Wednesday, November 16, 2011

Luis J. Rodriguez's "The Republic of East L.A."

Life in the barrio pulsates

The Denver Post
April 21, 2002

By Dylan Foley

Luis J. Rodriguez's "The Republic of East L.A." is a gritty and buoyant story collection about Mexican-American life in Los Angeles. In the barrio of Boyle Heights, the sidewalks are cracked and work is hard to find, but the hearts and dreams of its residents are big.

In his deft stories, Rodriguez blows apart the stereotypes of Mexican life in Los Angeles. The barrios in his mind pulsate with opportunity, culture and eccentric characters. There are hard-working fathers who still lose their children and mothers who keep their families above financial ruin by the skin of their teeth. In East L.A., there is violence and tragedy, but much humor and community.

Some stories are comic, like the philosophical Indian limousine driver of "My Ride, My Revolution," who can't say no to sexy women. Then there are more serious ones, such as "Las Chicas Chuecas," literally the bent girls, about young women in gangs and the violence in their lives.

One of the bent girls is Noemi. She is the daughter of a junkie who has witnessed the murder of her older sister and now watches as her younger sister becomes lost in gang violence. She dreams of herself as a superhero fighting off supernatural monsters. Noemi is a touching, fragile girl, believable and compelling. When her mother relapses into drug use, Noemi goes on her own binge of pills and booze, with horrifying consequences.

Rodriguez is a Los Angeles poet and essayist who is the author of the acclaimed memoir "Always Running: La Vida Loca, Gang Days in L.A." In his debut collection of stories, Rodriguez captures the quirky characters in his neighborhood.

As in "Cannery Row," John Steinbeck's California novel of offbeat loners in Monterey, Rodriguez gives the readers full-blooded characters. There are striving carpenters, struggling writers and artists and people who have given up. Rodriguez often puts them in comical situations, but brings the stories down to earth in the search for social truths.

The "Republic of East L.A." explores the tensions throughout Mexican American society - there are color and class issues, and conflicts between the first- and second-generation Mexican-Americans and the new immigrants, as well as tensions with white America. A woman speaks of her children and their white father: "Their papi was a cowboy buck rider from Oklahoma; he kinda fell for a chubby young girl singing gospel in a wide dress."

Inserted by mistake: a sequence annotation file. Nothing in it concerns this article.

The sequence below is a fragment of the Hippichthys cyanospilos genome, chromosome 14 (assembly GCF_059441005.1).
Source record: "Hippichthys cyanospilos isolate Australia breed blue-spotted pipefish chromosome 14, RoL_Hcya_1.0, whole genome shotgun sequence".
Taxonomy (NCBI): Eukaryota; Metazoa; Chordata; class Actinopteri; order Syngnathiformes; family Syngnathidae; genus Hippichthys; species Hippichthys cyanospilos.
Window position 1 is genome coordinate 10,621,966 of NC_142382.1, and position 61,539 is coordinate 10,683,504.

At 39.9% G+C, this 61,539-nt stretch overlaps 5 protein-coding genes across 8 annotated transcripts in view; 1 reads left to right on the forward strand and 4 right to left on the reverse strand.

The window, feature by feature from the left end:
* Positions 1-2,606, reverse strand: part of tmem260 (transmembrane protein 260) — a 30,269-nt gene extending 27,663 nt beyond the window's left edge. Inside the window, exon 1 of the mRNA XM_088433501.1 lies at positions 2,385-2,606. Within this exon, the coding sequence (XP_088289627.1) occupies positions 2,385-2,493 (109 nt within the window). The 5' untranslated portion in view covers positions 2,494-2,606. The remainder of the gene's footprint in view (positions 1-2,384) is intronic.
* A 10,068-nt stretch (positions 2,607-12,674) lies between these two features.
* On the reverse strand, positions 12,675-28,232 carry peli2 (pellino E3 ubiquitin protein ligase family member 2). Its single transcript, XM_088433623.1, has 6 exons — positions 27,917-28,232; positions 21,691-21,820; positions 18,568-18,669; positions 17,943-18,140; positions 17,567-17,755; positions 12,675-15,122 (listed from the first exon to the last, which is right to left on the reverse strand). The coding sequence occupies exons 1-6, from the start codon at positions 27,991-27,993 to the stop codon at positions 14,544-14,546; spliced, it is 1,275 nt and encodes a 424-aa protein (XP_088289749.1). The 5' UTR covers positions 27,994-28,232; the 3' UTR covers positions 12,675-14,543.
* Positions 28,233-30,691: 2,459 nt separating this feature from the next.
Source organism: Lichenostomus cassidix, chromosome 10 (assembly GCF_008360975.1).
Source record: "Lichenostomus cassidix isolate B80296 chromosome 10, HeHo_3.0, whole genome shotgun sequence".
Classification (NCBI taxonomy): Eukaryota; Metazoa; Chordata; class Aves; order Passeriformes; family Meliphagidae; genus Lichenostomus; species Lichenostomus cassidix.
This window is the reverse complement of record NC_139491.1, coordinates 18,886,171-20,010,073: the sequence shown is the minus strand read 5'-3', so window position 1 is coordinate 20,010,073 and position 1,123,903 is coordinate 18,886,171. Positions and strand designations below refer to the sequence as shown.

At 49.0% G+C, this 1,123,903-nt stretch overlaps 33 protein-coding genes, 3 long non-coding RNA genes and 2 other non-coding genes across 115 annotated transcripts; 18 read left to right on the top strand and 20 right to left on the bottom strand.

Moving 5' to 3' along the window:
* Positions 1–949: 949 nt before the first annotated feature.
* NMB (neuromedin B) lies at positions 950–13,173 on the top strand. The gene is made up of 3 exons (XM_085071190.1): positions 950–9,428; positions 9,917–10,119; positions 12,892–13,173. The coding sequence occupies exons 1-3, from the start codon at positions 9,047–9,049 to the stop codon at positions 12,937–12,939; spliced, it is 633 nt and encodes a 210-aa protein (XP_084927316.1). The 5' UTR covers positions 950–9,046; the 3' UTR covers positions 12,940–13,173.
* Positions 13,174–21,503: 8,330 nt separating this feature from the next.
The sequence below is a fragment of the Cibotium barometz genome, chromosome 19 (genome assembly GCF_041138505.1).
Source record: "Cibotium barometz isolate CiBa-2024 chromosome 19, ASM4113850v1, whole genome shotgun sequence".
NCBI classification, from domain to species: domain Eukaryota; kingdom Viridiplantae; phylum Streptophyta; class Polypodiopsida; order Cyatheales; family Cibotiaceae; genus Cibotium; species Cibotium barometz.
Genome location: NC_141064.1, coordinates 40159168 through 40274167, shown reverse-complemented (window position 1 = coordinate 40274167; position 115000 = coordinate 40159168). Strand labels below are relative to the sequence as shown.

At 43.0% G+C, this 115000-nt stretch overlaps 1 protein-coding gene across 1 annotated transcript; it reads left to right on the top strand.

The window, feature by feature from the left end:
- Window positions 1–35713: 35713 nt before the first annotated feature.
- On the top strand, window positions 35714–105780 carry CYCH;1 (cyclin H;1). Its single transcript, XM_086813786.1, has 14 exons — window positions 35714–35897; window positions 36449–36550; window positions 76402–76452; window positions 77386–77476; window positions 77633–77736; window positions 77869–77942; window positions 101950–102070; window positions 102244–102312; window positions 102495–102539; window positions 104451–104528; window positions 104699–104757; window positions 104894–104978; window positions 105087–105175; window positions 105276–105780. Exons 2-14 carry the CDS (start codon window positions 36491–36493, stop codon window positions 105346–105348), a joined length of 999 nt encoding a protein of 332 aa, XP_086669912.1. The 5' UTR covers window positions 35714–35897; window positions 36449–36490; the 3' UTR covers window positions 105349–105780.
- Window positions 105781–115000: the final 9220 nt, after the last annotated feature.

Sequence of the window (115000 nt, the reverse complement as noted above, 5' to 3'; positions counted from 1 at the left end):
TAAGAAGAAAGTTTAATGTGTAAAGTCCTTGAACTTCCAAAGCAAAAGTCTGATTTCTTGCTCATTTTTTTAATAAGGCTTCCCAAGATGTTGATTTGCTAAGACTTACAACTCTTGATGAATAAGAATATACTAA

At times, the reader may be able to find traces of Rodriguez's own autobiography. A character gets thrown out of the house by his father when he gives up a secure warehouse job to become a writer. "Writing is for bums,' my father yelled, while watching me leave the pad, duffle bag in hand. "You should work like a man - with your hands.'"

In "Mechanics," a man muses over his wife leaving, remembering their wedding day: "Like any good East L.A. wedding, this one had the proverbial brawl - the smashing of tables, chairs and glasses - and the arrival of police."

Rodriguez expertly conveys the rhythm of the vibrant Mexican-English slang and the ironic humor of his heroes. Sometimes, though, his stories have clunky monologues that try to explain social problems. These moments are mercifully rare.

In "La Operacion," Rodriguez follows Mexican life on both sides of the border through the eyes of a loosely connected family. There is Carlos, the patriarch, who has traveled up to El Norte, bringing up the young men of his family, one by one.

The immigrants use their ingenuity to eke out threadbare livings for themselves in Los Angeles. They send much of their money home, clothing relatives and building schools. But the INS is a perpetual threat in the north, and at home in Mexico, the landowners have murderous plans of their own for the Mexican Indians. It is a chilling tale, showing the brutality that impoverished Mexicans can face on either side of the border.

In "The Republic of East L.A.," Rodriguez has created a world of vivid characters, from the woman who dances with a watermelon to a dreamy heavy-metal poet. On the hot streets of the Los Angeles barrios, there is poverty but also laughter and the hope for a better life.

Dylan Foley is a freelance writer from Brooklyn, N.Y.

(THE REPUBLIC OF EAST L.A. by Luis J. Rodriguez, Rayo, 239 pages, $23.95)

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